One-Minute Book Reviews

December 18, 2008

How to Listen to Handel’s ‘Messiah’ – What Are the Functions of a Recitative, an Aria and a Chorus?

Filed under: Nonfiction,Quotes of the Day — 1minutebookreviewswordpresscom @ 8:38 pm
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At this time of year people often speak of the “Christmas portion” of Handel’s Messiah as opposed to the “Easter portion.” But are those terms accurate? A few comments from Robert J. Summer, a professor of choral studies at the University of South Florida and founding conductor of the Master Chorale of Tampa Bay, in his Choral Masterworks From Bach to Britten: Reflections of a Conductor (Scarecrow, 2007):

“Part I is more than just the Christmas portion since it encompasses also the prophecy and Christ’s sojourn on earth. Part II focuses on Christ’s suffering and death, but also includes movements for the resurrection and ascension as well as the spreading of the gospel.”

Summer writes of the pieces that directly follow the Overture (#1) in Messiah:

“The internal structure of most Baroque oratorios, including Messiah, is organized into sequences of recitative, aria, and chorus. The function of the recitative is to relate the story or action; the aria reflects on the action or becomes a state of mind; and the chorus completes the thought, summarizes the situation, or participates in the action (the turba chorus). An example this relationship can be observed in the first three vocal pieces of the work. The recitative, ‘Comfort ye’ (#2), ends with instructions on how to prepare for the coming of Christ – ‘make straight in the desert a highway for our God.’ The aria, ‘Every valley’ (#3), describes what needs to be done in order to carry out these instructions – [Every valley shall be exalted, and every mountain and hill made low; the crooked straight and the rough places plain]. And if all this is accomplished, the glory of the Lord shall be revealed as sung by the chorus in ‘And the Glory of the Lord’ (#4).”

Listen to tenor Paul Elliott singing “Comfort Ye” and “Every Valley” from Messiah, conducted by Christopher Hogwood ,at www.youtube.com/watch?v=zhy2SRHqpuQ. Listen to the choir of King’s College, Cambridge, singing “And the Glory of the Lord” from Messiah at www.youtube.com/watch?v=ZorcMYb3fPo&feature=related/.

© 2008 Janice Harayda. All rights reserved.
www.janiceharayda.com

September 25, 2008

Late Night With Jan Harayda – Babbittry at the Cleveland Orchestra?

A music critic’s demotion brings to mind Sinclair Lewsis’s great comic novel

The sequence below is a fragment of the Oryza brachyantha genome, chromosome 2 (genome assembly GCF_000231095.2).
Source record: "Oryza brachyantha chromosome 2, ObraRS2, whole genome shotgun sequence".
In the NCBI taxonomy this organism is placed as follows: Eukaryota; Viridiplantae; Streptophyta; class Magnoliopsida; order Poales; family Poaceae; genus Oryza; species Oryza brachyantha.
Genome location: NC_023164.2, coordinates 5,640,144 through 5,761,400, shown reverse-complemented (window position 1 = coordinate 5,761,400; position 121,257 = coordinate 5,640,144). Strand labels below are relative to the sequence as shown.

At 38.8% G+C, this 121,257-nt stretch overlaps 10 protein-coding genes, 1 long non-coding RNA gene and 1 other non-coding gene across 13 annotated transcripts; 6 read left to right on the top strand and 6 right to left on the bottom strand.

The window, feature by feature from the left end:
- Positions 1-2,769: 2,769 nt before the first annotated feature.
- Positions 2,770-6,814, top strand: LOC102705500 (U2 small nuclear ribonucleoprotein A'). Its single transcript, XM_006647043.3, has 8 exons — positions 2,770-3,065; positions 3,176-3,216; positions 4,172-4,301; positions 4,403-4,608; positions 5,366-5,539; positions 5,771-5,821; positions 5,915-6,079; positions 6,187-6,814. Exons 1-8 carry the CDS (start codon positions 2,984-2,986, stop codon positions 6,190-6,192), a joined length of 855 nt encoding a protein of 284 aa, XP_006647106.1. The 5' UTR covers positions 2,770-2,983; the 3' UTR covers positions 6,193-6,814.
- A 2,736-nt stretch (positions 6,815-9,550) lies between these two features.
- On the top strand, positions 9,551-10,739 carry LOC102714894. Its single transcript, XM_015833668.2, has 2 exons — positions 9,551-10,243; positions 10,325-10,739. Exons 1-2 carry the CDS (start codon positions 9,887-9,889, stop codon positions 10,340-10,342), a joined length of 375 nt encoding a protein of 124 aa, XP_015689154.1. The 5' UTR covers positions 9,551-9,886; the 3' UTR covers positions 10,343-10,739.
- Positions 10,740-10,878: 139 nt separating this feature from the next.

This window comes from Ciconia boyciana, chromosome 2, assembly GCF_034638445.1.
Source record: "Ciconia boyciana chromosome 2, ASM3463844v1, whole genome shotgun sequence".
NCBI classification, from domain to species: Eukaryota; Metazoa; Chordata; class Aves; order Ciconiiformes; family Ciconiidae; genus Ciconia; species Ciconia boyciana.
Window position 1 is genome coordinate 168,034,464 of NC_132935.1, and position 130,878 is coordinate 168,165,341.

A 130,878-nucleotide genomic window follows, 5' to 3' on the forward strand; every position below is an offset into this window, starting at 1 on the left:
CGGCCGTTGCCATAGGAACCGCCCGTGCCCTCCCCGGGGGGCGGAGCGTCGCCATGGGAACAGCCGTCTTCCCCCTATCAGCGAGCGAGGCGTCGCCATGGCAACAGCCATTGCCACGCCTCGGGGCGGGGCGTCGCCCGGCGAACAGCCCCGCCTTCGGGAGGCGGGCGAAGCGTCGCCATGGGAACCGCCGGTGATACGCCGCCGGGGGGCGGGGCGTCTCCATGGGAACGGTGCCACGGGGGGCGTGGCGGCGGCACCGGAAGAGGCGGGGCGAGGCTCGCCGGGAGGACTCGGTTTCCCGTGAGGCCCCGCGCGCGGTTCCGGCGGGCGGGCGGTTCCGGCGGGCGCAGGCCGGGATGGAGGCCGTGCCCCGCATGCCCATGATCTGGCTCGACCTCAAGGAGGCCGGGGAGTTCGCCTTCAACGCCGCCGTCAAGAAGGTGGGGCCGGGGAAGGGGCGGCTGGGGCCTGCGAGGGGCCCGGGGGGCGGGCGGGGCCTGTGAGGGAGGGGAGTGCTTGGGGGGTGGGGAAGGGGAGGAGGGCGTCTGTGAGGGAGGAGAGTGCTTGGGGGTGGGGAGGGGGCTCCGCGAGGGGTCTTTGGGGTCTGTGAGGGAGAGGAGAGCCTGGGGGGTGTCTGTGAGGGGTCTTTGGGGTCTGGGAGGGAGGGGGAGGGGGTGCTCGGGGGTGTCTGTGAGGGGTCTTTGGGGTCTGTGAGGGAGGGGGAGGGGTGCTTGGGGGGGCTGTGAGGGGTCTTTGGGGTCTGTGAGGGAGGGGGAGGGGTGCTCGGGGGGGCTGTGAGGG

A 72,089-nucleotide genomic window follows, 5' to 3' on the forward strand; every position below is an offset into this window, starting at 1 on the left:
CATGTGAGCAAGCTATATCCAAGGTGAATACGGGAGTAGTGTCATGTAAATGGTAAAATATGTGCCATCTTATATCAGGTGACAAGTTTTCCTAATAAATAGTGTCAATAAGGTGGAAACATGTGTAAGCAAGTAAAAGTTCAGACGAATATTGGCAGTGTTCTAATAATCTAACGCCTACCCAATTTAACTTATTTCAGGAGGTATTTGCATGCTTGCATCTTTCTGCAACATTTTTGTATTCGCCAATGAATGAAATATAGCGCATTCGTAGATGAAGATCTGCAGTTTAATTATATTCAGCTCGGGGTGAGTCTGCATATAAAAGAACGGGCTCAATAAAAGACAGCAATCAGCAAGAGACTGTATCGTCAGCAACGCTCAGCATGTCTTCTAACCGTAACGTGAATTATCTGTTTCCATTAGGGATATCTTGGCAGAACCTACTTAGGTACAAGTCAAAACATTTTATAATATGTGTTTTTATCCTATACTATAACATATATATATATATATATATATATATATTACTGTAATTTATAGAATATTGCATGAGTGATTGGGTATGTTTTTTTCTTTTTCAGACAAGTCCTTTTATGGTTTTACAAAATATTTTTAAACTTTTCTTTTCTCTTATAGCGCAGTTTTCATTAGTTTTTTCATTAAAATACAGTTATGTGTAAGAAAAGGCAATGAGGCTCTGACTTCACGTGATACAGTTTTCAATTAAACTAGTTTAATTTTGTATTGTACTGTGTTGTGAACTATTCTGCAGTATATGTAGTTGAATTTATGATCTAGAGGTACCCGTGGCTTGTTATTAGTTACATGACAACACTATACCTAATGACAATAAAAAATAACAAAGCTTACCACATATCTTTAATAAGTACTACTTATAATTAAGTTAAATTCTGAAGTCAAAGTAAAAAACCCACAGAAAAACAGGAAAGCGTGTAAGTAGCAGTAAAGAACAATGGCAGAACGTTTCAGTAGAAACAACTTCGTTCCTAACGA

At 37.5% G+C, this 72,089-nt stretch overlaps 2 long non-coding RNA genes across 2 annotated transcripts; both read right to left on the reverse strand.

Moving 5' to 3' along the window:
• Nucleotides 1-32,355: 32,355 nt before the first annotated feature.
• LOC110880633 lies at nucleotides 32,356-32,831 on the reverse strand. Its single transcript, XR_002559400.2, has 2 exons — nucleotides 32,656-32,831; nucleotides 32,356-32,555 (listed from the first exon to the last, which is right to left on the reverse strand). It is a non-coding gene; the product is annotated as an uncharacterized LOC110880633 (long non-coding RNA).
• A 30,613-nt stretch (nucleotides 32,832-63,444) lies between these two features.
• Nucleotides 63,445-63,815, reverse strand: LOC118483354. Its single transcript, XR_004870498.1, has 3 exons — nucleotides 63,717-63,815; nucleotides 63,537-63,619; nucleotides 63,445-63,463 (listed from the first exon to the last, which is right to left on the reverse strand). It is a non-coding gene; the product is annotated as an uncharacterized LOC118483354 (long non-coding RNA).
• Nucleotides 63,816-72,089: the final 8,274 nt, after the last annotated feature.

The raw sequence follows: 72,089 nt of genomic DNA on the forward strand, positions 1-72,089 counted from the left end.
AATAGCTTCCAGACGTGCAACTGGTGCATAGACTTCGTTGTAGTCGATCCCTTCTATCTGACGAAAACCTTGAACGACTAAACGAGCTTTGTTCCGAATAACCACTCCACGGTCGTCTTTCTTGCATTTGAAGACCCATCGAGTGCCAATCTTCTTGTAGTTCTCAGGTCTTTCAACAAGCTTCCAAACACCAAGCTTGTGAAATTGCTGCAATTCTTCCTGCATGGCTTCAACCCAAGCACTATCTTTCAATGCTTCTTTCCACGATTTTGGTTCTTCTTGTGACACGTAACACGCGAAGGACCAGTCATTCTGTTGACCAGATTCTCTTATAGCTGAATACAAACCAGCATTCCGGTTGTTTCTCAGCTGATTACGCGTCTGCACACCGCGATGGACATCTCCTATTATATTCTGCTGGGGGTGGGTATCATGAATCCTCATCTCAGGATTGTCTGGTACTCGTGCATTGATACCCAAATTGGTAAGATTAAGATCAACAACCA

Not many Americans still use the word babbittry, that wonderful term for naive boosterism similar to that of the title character of Babbitt. But babbittry may help to explain the plight of my former colleague Donald Rosenberg, who was demoted last week to an arts-and-entertainment reporter from his longtime post as the senior classical music critic at the Plain Dealer. His reassignment inspired a story in today’s New York Times and a cascade of comments on blogs, including posts at The New Yorker www.newyorker.com/online/blogs/goingson/?xrail and the Baltimore Sun weblogs.baltimoresun.com/entertainment/classicalmusic/2008/09/critic_who_dared_criticize_cle.html.

Much of the evidence suggests that this was a sad case of a critic punished for being — well, critical. Or, more specifically, for writing reviews of the work of conductor Franz Welser-Möst that weren’t boosterish enough for the orchestra management. And a Sept. 25 valentine to Welser-Möst www.cleveland.com/arts/ by Rosenberg’s successor, Zachary Lewis, strengthens that impression. No less startling than the timing of Lewis’s article was a line in it suggesting that the orchestra paid the bill for the lunch at which he interviewed Welser-Möst for the story. I took many authors to lunch in my 11 years as the book editor of the Plain Dealer, and if I had allowed any of those sources to pick up the check, I would have expected not to have a job the next day. Lewis apparently permitted it and got promoted. Many newspapers consider it unethical for reporters to allow sources to pay for meals, so even those that allow the practice tend not to advertise the freeloading as Lewis did. And unless his comment about the lunch was misleading, you have to wonder if the demotion wasn’t symptomatic of something larger.

I have no inisde knowledge of why the reassignment occurred, but I admired the intelligence and professionalism Don brought to his work at the Plain Dealer, where he reviewed occasional books for me. So this is a reminder that if he’s lost his beat, you can still read his writing about the orchestra in a book: Don wrote the definitive history of the Cleveland Orchestra, The Cleveland Orchestra Story: “Second to None” (Gray, 752 pp., $40).

Late Night With Jan Harayda is a series of occasional posts that appear after 10 p.m. Eastern Time and comment on literary or related events but do include reviews, which appear in the morning or afternoon.

© 2008 Janice Harayda. All rights reserved
www.janiceharayda.com

http://www.janiceharayda.com

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